[Melenciano's] verdict was based on legally sufficient evidence and was not against the weight of the evidence. There is no basis upon which to disturb the jury's determinations concerning credibility. The court was not obligated to discharge a juror who gave indications of a hope and/or expectation that deliberations would not continue overnight. The court conducted a suitable inquiry wherein the juror unequivocally stated that she was nevertheless willing to be sequestered and that she had an open mind about the case. Defendant's remaining contentions are unpreserved and we decline to review them in the interest of justice.
People v. Melenciano, 721 N.Y.S.2d 537, 537 (1st Dep't 2001). Leave to appeal was denied by the New York Court of Appeals. See People v. Melenciano, 96 N.Y.2d 922 (2001).

  On January 2, 2001, Petitioner filed a pro se motion to vacate his conviction pursuant to N.Y. Crim. Proc. Law ("C.P.L.") § 440.10 and alleged ineffective assistance of counsel. Judge Marcus denied the motion. Dec. & Or., People v. Melenciano (Ind. No. 5540-93) (Apr. 25, 2002). The Appellate Division denied Petitioner's application for leave to appeal the denial of his motion to vacate. See People v. Melenciano (Ind. No. 5540-93) (Jun. 27, 2002) ("I, Eugene L. Nardelli, a Justice of the Appellate Division, First Judicial Department, do hereby certify that, upon application timely made by the above-named defendant for a certificate pursuant to Criminal Procedure Law, section 460.15, and upon the record and proceedings herein, there is no question of law or fact presented which ought to be reviewed by the Appellate Division, First Judicial Department, and permission to appeal from the order of the Supreme Court, Bronx County, entered on or about April 25, 2002, is hereby denied.").

  Petitioner filed the instant petition for habeas corpus on October 22, 2002 in the United States District Court for the Southern District of New York. (Dckt. 2.)

  C. Exhaustion of State Remedies

  Federal habeas relief will not be granted unless the petitioner has exhausted the remedies available at the state level. See 28 U.S.C. § 2254(b)(1)(A); Wilkinson v. Dotson, 125 S.Ct. 1242, 1245 (2005). In particular, a petitioner must fairly present the factual and legal premises of his claims to the highest court of the state and must alert the state court of the constitutional nature of his claims. See Williams v. Walsh, No. 02 Civ. 7633, 2004 WL 275489, at *2 (S.D.N.Y. Dec. 1, 2004) (Baer, J.). Here, a review of Petitioner's prior submissions and record demonstrates the exhaustion of the remedies available in state court. See Staley v. Greiner, No. 01 Civ. 6165, 2003 WL 470568, at *5 (S.D.N.Y. Feb. 6, 2003) (citing Klein v. Harris, 667 F.2d 274 (2d Cir. 1981) ("no appeal to the New York Court of Appeals lies from an order denying a motion for leave to appeal to the Appellate Division")).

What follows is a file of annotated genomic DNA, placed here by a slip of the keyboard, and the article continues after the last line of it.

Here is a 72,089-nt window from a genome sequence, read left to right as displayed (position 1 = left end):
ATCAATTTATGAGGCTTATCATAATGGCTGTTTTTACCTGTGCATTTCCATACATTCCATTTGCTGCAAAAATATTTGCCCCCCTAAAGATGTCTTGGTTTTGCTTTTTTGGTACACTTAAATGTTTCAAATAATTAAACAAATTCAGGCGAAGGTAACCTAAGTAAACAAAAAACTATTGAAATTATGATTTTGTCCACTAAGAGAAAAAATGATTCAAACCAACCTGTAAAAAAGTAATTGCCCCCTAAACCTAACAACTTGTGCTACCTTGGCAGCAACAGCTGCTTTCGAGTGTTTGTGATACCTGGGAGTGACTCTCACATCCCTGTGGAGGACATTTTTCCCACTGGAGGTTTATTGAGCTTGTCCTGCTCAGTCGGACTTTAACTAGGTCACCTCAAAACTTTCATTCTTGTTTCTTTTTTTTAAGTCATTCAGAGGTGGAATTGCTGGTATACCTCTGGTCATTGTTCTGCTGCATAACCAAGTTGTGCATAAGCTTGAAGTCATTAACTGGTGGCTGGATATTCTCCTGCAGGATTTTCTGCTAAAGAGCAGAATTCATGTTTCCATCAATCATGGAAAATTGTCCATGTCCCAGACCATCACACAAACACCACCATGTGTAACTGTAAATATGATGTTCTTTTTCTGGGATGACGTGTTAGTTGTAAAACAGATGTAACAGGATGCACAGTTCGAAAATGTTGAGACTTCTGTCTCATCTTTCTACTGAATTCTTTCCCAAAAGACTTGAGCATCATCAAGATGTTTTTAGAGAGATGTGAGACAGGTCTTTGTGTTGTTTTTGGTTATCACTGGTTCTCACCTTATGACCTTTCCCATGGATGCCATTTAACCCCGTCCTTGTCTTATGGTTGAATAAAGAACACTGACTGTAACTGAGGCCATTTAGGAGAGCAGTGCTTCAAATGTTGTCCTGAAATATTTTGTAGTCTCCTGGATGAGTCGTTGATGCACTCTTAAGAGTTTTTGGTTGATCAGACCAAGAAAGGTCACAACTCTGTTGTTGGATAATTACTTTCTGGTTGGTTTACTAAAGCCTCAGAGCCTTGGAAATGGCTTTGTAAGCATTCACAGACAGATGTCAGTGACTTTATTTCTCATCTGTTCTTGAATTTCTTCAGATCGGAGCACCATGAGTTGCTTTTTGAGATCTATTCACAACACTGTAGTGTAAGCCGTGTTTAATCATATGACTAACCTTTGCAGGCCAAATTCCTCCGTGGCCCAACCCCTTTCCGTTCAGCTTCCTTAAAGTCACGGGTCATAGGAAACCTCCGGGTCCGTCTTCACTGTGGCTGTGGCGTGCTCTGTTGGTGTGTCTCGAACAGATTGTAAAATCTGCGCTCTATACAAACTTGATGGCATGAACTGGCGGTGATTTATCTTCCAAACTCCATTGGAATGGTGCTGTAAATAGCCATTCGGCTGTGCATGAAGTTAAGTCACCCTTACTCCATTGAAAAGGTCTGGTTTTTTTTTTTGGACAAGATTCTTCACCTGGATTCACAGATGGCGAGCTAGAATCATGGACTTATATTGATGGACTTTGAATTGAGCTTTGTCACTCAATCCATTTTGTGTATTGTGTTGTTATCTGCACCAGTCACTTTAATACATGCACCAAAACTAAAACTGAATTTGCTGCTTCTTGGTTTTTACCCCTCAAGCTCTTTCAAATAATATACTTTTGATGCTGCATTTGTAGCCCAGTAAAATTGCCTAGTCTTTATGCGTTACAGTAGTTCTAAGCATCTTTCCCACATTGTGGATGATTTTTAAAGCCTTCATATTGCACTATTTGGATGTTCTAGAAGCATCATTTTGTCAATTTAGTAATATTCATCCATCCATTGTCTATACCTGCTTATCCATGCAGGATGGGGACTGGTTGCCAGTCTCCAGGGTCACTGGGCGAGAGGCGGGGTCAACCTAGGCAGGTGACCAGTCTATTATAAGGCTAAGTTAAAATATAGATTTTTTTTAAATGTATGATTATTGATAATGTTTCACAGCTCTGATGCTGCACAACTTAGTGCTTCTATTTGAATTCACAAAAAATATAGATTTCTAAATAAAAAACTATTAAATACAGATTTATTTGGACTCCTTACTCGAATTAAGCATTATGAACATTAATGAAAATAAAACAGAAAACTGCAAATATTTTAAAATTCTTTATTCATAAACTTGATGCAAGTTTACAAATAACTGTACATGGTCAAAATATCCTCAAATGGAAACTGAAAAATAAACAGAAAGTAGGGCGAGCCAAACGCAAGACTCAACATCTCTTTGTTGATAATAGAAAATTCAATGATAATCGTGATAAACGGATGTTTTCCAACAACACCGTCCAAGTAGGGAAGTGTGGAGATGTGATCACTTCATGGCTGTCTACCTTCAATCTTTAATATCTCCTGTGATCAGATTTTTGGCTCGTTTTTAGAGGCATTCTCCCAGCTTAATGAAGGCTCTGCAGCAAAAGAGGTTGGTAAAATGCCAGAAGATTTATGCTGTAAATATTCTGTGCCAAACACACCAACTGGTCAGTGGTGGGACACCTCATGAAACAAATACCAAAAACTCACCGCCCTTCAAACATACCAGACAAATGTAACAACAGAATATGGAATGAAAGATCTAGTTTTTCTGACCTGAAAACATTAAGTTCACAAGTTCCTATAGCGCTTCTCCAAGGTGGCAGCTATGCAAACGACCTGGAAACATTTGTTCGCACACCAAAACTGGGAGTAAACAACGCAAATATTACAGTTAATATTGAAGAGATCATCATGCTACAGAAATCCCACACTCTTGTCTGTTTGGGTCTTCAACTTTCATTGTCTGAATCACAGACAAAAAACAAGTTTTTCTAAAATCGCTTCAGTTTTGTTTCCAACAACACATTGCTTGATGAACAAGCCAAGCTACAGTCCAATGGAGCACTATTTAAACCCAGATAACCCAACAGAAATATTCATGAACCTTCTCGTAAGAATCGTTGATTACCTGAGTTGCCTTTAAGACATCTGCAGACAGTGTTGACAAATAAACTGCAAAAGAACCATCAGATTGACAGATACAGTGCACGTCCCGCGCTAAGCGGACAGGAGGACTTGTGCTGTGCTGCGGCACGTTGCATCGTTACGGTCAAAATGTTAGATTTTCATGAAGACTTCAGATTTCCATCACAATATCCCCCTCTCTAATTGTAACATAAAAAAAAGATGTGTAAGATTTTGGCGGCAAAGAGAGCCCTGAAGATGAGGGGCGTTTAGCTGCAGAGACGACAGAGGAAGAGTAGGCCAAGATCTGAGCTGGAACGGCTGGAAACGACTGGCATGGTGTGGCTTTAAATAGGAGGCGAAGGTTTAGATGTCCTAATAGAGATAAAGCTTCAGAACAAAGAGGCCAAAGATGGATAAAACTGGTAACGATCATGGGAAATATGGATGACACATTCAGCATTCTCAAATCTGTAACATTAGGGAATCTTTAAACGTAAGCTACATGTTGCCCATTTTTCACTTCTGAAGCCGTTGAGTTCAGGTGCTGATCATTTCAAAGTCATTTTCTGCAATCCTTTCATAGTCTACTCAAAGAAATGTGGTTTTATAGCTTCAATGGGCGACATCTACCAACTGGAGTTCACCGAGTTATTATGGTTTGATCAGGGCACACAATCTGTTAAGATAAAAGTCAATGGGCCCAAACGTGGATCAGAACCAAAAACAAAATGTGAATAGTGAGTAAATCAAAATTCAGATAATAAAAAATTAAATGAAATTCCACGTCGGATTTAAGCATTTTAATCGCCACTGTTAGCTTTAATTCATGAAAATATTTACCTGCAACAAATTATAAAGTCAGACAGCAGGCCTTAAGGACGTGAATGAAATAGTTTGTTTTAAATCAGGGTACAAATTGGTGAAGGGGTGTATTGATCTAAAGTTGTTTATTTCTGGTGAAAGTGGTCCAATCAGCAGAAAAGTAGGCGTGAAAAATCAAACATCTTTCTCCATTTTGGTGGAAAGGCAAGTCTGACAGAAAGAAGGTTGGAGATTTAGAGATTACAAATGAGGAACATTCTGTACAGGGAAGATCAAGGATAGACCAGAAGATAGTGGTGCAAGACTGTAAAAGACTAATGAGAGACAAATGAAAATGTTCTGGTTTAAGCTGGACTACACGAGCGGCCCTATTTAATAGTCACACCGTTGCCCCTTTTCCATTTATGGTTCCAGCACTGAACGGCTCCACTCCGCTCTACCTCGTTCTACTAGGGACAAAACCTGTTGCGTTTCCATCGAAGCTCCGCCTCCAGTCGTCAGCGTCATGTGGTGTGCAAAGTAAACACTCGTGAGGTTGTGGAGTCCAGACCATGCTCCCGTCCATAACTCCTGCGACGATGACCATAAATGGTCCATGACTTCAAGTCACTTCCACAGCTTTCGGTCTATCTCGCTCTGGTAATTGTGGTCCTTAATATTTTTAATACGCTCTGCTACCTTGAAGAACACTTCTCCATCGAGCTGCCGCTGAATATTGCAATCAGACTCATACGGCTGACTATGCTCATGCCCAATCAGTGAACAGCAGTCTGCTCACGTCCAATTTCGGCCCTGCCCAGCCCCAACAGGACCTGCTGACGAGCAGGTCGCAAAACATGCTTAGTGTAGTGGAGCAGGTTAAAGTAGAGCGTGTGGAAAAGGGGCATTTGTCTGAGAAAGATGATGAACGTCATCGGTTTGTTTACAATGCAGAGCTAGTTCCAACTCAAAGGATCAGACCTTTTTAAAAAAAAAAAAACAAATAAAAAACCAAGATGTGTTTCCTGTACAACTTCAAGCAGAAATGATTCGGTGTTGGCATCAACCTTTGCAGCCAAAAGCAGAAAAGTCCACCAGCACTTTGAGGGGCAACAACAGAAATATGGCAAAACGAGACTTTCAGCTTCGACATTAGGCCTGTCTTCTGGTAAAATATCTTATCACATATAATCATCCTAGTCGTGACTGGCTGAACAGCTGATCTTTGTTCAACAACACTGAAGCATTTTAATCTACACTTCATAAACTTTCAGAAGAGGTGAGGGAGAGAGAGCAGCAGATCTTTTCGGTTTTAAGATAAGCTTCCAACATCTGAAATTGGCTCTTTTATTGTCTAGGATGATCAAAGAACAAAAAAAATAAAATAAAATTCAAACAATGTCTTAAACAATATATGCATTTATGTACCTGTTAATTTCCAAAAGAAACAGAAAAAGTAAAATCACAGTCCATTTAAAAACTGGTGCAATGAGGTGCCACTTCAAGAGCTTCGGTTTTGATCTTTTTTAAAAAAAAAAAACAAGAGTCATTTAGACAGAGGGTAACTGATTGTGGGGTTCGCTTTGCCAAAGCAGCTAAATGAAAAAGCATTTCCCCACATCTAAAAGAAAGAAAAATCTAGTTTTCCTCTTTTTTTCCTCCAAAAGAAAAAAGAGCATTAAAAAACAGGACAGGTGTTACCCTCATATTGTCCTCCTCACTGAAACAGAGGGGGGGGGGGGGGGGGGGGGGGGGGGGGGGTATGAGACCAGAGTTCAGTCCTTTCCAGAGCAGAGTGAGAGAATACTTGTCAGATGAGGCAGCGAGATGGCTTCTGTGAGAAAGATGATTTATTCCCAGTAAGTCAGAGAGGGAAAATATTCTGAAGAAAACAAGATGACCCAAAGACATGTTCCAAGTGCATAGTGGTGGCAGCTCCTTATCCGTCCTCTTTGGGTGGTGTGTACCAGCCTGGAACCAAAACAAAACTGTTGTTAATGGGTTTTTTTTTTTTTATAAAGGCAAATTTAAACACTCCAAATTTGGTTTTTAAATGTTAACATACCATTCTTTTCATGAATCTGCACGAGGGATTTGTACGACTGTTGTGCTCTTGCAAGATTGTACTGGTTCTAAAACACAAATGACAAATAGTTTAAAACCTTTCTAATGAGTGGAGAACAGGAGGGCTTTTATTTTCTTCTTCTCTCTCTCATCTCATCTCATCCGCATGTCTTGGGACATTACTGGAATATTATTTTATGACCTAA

Section 2254(d) of Title 28 of the United States Codes, as amended by the Antiterrorism and Effective Death Penalty Act of 1996 ("AEDPA"), provides:
An application for a writ of habeas corpus on behalf of a person in custody pursuant to the judgment of a State court shall not be granted with respect to any claim that was adjudicated on the merits in State court proceedings unless the adjudication of the claim — (1) resulted in a decision that was contrary to, or involved an unreasonable application of, clearly established Federal law, as determined by the Supreme Court of the United States; or (2) resulted in a decision that was based on an unreasonable determination of the facts in light of the evidence presented in the State court proceeding.
28 U.S.C. § 2254(d). In accordance with the "unreasonable application" clause, habeas relief is available only if state court's application of the law was "objectively ...